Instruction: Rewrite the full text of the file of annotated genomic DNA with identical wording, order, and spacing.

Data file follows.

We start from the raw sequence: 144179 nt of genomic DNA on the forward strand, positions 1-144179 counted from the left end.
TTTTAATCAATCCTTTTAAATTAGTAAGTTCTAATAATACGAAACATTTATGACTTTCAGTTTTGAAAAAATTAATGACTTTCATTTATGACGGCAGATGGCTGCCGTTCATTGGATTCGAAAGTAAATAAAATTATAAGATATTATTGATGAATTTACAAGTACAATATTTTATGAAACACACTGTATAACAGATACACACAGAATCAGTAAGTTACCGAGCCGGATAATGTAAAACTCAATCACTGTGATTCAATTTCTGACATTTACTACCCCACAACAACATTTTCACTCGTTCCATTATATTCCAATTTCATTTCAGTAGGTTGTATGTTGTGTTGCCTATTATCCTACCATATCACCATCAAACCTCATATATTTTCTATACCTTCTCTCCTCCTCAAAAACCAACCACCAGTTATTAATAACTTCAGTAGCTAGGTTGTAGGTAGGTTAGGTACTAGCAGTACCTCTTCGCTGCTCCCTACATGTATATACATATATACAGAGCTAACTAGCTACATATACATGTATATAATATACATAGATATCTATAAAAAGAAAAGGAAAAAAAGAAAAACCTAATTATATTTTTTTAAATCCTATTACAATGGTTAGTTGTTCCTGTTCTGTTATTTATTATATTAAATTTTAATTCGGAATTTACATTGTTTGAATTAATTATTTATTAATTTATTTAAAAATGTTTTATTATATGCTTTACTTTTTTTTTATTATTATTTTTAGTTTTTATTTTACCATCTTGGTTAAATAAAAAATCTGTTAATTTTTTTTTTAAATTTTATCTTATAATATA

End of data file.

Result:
We start from the raw sequence: 144179 nt of genomic DNA on the forward strand, positions 1-144179 counted from the left end.
TTTTAATCAATCCTTTTAAATTAGTAAGTTCTAATAATACGAAACATTTATGACTTTCAGTTTTGAAAAAATTAATGACTTTCATTTATGACGGCAGATGGCTGCCGTTCATTGGATTCGAAAGTAAATAAAATTATAAGATATTATTGATGAATTTACAAGTACAATATTTTATGAAACACACTGTATAACAGATACACACAGAATCAGTAAGTTACCGAGCCGGATAATGTAAAACTCAATCACTGTGATTCAATTTCTGACATTTACTACCCCACAACAACATTTTCACTCGTTCCATTATATTCCAATTTCATTTCAGTAGGTTGTATGTTGTGTTGCCTATTATCCTACCATATCACCATCAAACCTCATATATTTTCTATACCTTCTCTCCTCCTCAAAAACCAACCACCAGTTATTAATAACTTCAGTAGCTAGGTTGTAGGTAGGTTAGGTACTAGCAGTACCTCTTCGCTGCTCCCTACATGTATATACATATATACAGAGCTAACTAGCTACATATACATGTATATAATATACATAGATATCTATAAAAAGAAAAGGAAAAAAAGAAAAACCTAATTATATTTTTTTAAATCCTATTACAATGGTTAGTTGTTCCTGTTCTGTTATTTATTATATTAAATTTTAATTCGGAATTTACATTGTTTGAATTAATTATTTATTAATTTATTTAAAAATGTTTTATTATATGCTTTACTTTTTTTTTATTATTATTTTTAGTTTTTATTTTACCATCTTGGTTAAATAAAAAATCTGTTAATTTTTTTTTTAAATTTTATCTTATAATATA